a few months ago I brought home a Entomophthora muscae infected house fly from Point Reyes to photography and study and to see if it could infect the fruit flies as I had read.
Well it appears the Entomophthora muscae has taken up residence with my fruit fly population. yes!
I saw this species perched further up hill a few weeks ago and was a bit perplexed because I doubted the stream was running, but lo and behold the stream is running, and I saw 4-5 of these beauties patrolling it. Photographing flying dragonflies under forest canopy is sort of impossible, thus: action shot.
After finding L. gracile at Briones earlier this week, I figured I'd check some more creeks to see if that was the common species in the East Bay. Turns out these are really common in the stretch of San Leandro Creek that runs through Huckleberry Botanic Preserve.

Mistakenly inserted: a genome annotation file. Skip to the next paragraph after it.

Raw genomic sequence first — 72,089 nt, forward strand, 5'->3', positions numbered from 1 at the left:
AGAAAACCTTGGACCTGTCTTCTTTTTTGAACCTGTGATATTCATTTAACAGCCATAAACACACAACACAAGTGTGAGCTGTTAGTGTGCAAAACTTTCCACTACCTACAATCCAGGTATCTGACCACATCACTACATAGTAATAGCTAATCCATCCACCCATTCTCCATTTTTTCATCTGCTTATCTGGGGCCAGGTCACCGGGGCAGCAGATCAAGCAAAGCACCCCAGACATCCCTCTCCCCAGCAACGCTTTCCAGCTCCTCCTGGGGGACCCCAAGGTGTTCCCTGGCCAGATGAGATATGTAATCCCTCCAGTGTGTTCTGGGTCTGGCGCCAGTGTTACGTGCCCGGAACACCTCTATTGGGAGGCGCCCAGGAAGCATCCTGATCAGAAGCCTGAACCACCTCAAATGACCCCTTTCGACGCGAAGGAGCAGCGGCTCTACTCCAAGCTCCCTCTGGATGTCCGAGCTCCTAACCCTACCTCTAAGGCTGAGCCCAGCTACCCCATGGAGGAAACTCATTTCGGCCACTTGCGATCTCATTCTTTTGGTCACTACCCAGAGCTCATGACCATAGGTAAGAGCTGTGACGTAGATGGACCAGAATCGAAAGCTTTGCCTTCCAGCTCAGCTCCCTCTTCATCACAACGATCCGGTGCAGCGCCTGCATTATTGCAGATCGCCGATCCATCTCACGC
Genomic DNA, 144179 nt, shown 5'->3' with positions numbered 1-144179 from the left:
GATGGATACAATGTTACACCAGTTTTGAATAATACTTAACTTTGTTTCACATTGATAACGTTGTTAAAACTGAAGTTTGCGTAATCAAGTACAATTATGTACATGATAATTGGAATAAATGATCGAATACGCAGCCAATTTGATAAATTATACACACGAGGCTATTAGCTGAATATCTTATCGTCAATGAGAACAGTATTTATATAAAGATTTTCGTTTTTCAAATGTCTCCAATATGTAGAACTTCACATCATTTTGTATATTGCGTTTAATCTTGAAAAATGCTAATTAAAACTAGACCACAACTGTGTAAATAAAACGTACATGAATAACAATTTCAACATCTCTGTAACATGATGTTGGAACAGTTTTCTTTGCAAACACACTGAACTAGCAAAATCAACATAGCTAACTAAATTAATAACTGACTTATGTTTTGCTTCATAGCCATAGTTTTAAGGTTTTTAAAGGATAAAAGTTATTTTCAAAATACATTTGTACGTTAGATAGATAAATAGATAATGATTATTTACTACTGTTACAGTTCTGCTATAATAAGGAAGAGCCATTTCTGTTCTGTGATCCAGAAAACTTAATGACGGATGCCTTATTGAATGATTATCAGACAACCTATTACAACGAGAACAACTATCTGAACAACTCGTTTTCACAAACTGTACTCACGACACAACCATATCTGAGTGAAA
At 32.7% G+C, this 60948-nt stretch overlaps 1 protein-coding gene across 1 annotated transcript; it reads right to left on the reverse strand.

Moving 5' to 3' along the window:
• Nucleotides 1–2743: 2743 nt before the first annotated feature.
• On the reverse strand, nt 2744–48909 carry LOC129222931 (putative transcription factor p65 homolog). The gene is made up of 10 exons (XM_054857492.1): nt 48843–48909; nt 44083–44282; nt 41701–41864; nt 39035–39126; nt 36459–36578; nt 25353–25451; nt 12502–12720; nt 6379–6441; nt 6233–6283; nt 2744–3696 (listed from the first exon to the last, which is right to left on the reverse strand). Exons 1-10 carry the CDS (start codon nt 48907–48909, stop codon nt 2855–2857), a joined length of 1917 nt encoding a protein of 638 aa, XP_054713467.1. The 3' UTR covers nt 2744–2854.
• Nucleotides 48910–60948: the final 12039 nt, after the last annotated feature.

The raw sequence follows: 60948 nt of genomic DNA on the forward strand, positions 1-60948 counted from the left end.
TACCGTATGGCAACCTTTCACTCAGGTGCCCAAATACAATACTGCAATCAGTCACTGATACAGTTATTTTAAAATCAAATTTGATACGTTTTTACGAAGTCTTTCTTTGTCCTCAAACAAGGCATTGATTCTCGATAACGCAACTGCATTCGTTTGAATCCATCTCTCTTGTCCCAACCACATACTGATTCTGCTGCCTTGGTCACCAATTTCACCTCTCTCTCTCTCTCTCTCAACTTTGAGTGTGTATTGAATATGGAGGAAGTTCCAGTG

I also tried to check out the part of Redwood Creek that cuts through Chabot by the Horseshoe / Grass Valley trailhead, but that part is almost entirely closed in by vegetation, and where it's not it was both dry, surrounded by eucalyptus, and didn't seem to have any rocks, so not great Ligidium habitat.
Tiny little brown and orange butterfly
Inside of same butterfly
Small butterfly of some kind. Grey blue inside, pretty red dot on light grey outside.
Caterpillar. Is this an oddly colored white spotted prominent?
On the reeds at the edge of a suburban park pond.
Lots of garbage and cover here, might be a decent herp spot.
Horseshoe shaped sori, Coast Wood Fern, Dryopteris arguta, Dunn Trail, Redwood Regional Park, Oakland, California
Sori of a Nested Polypody Fern, Polypodium calirhiza, Dunn Trail, Redwood Regional Park, Oakland, California
Backside of a Goldenback Fern, Pentagramma triangularis, Dunn Trail, Redwood Regional Park, Oakland, California (notice dark petiole).